Friday, 11 January 2008
Friday miscellanea number 4 [UPDATED]
(a) Aamer Anwar, again
Mr Anwar is not having a happy time of it at the moment. Not only is he awaiting a High Court hearing regarding allegations of contempt of court (see earlier post), judicial aspersions were cast upon his credibility as a witness at Glasgow Sheriff Court yesterday. After trial, Lorraine Ferrie was acquitted of a having committed a racially aggravated breach of the peace directed against Mr Anwar and his wife. According to the BBC News website, Sheriff Coutts said:
"There were certain aspects in which the Crown witnesses Mr and Mrs Anwar were not credible… I find Miss Ferrie a reliable witness and, where her story was not consistent to that given by the Anwars, I preferred her evidence.”
(b) Backdating sentences
In Simpson v HM Advocate; Christie v HM Advocate  HCJAC 76, the appeal court has given guidance on the proper practice in backdating sentences to take into account time spent in custody before trial, in accordance with section 210(1) of the Criminal Procedure (Scotland) Act 1995. The question, as the court puts it, is straightforward: if a sentence is to be backdated, “should it be to the date of committal for further examination, or to the date of committal until liberated in due course of law (full committal)?” (para 1).
The normal practice, as the court observes, is to backdate to the earlier of these two dates (committal for further examination). It would be strange if it were otherwise, as that would fail to give any recognition to a period during which the accused had been deprived of his liberty. Nevertheless, in respect of Mr Simpson and Mr Christie, a Dundee sheriff – not named in the court’s opinion – took the view that because the statutory provisions refer to time spent in custody “awaiting trial or sentence”, backdating should only go so far as the date of full committal. This result arose, in his view, because an accused committed for further examination could not be regarded as “awaiting trial”.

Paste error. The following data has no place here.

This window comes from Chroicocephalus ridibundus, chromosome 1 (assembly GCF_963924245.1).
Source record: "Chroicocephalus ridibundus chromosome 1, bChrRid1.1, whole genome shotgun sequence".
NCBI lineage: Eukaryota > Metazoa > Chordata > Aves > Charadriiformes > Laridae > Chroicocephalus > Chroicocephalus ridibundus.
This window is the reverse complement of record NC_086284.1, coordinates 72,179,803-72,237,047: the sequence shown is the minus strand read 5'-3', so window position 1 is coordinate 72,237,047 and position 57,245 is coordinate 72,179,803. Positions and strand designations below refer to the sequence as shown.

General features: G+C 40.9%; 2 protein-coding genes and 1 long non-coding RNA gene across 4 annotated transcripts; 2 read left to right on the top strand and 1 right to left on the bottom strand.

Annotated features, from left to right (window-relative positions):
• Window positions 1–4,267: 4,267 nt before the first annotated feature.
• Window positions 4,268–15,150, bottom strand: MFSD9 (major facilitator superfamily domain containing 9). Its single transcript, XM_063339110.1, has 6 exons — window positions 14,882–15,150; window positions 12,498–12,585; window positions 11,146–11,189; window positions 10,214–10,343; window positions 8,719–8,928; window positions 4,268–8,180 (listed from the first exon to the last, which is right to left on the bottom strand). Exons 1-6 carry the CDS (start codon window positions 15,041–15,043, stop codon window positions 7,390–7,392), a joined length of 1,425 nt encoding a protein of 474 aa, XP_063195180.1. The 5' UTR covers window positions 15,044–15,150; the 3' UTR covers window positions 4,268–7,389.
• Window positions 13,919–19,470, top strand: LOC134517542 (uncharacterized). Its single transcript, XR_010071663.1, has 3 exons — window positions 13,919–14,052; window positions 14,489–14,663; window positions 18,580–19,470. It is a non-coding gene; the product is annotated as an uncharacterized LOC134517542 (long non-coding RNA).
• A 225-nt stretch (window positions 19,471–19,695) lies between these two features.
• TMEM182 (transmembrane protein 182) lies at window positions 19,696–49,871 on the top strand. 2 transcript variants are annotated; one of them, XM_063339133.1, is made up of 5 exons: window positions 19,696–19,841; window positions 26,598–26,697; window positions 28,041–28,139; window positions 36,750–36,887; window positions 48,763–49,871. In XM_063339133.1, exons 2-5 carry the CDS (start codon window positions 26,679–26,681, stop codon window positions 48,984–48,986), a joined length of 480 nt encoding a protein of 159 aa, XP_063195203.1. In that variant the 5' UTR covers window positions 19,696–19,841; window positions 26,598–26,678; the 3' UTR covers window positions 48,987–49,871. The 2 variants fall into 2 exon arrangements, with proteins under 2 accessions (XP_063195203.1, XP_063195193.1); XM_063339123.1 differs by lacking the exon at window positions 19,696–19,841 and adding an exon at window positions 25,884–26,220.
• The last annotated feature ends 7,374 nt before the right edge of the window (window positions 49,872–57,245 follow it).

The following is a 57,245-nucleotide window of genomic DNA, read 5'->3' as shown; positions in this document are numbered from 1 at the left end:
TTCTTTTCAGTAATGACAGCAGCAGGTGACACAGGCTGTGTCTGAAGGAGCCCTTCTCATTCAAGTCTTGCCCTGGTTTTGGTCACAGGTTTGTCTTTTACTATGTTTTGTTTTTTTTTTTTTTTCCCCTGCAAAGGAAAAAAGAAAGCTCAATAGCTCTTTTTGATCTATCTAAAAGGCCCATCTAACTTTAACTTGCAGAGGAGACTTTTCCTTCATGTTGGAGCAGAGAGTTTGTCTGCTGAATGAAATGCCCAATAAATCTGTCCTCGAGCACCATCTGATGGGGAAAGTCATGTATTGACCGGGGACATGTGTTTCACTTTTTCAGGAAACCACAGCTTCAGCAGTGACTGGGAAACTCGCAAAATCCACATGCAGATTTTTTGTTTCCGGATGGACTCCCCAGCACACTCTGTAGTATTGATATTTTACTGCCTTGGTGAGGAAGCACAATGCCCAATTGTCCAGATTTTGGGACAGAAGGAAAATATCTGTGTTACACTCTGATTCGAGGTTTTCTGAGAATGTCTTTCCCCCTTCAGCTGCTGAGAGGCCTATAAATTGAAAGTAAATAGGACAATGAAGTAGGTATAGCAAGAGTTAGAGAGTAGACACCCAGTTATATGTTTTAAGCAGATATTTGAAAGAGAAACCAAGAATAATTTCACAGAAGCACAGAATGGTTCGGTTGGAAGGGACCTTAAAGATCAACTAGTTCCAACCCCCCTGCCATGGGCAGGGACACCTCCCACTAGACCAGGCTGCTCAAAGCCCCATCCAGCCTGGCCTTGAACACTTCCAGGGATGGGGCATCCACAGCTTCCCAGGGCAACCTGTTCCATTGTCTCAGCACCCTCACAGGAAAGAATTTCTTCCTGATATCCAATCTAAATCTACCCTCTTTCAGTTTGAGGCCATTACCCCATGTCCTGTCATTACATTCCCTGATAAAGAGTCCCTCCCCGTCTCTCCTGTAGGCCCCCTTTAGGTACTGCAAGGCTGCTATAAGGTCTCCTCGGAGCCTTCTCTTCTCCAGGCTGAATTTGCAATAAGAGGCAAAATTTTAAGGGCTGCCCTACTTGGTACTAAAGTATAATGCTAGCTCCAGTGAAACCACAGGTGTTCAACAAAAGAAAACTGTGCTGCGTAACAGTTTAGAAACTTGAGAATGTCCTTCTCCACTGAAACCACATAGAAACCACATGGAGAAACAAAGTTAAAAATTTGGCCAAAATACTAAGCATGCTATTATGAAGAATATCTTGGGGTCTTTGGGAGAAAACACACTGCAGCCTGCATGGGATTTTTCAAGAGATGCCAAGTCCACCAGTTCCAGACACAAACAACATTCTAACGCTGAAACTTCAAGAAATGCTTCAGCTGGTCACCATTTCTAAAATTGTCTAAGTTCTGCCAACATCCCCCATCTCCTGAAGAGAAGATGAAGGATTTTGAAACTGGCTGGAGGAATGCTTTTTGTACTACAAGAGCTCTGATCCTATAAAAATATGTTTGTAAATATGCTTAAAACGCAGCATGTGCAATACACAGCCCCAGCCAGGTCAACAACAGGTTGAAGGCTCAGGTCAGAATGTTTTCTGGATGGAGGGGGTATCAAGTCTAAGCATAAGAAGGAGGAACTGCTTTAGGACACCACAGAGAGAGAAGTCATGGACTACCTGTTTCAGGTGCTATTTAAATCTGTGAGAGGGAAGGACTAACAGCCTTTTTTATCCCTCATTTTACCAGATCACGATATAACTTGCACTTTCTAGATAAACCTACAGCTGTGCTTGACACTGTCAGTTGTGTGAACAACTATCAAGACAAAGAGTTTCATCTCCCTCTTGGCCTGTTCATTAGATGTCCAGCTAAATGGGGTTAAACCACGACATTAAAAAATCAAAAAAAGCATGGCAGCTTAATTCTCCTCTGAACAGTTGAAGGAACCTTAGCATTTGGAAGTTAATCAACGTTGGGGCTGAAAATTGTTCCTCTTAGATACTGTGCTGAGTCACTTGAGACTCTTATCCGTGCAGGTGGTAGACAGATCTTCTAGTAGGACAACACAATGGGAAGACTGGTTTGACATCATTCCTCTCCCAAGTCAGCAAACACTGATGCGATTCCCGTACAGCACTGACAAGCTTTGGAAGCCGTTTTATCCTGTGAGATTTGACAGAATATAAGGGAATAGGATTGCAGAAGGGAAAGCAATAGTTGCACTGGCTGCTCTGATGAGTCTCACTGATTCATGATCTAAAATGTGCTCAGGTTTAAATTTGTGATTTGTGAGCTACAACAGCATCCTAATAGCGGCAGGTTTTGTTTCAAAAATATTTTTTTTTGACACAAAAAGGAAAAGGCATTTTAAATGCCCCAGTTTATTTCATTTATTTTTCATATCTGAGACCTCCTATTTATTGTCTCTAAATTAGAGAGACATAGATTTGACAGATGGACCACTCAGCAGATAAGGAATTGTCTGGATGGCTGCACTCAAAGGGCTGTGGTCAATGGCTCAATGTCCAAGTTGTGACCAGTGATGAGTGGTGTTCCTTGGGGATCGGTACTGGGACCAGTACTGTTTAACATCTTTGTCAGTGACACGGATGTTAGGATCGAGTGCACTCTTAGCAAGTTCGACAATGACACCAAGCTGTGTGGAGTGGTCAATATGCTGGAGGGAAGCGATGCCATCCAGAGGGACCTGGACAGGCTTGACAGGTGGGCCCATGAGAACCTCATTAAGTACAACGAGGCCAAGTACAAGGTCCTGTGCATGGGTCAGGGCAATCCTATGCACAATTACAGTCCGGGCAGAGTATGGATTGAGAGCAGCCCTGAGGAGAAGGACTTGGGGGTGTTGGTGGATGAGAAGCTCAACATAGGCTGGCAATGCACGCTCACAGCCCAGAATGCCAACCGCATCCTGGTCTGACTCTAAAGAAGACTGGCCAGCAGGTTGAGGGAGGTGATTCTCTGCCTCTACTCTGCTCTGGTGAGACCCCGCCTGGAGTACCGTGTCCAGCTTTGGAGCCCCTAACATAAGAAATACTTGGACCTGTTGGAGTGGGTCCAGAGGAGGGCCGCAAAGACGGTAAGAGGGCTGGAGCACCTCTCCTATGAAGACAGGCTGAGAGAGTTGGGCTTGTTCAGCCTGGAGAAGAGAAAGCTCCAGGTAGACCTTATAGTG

In a brief opinion, Lords Nimmo Smith and Abernethy confirm that the normal practice is correct and that the sheriff’s approach in these two cases was wrong. They consider the sheriff’s construction of the phrase “awaiting trial or sentence” to have been incorrect, but argue that even if it was correct backdating is nevertheless a discretionary exercise and suggest that backdating might go back beyond even the date of committal for further examination, for example where the accused spent the weekend in police custody before that date.
Lords Nimmo Smith and Abernethy say that they felt it appropriate to issue their opinion because “there has not hitherto, so far as we are aware, been a decision of this Court about the proper interpretation and application of section 210 of the 1995 Act” (para 8). It is interesting that, despite the point of law involved, they were happy to proceed with the bare quorum appropriate for an appeal against sentence and did not consider it necessary for the case to be heard by a bench of three judges: that may indicate just how little persuasion they required in respect of the appellants’ cases.
[Update (11/01)] (c) HM Advocate v Tracey
An earlier post on this blog noted the procedural mess that had arisen in the case of HM Advocate v Tracey  HCJ 14, after a judge purported to reject a guilty plea tendered by Mr Tracey which had been accepted by the Crown and signed by both Mr Tracey and that same judge. Mr Tracey was today sentenced to 21 months' imprisonment and put on the sex offenders register. From the report on the BBC News website, there is no indication of any point having been taken as to the competency of the proceedings.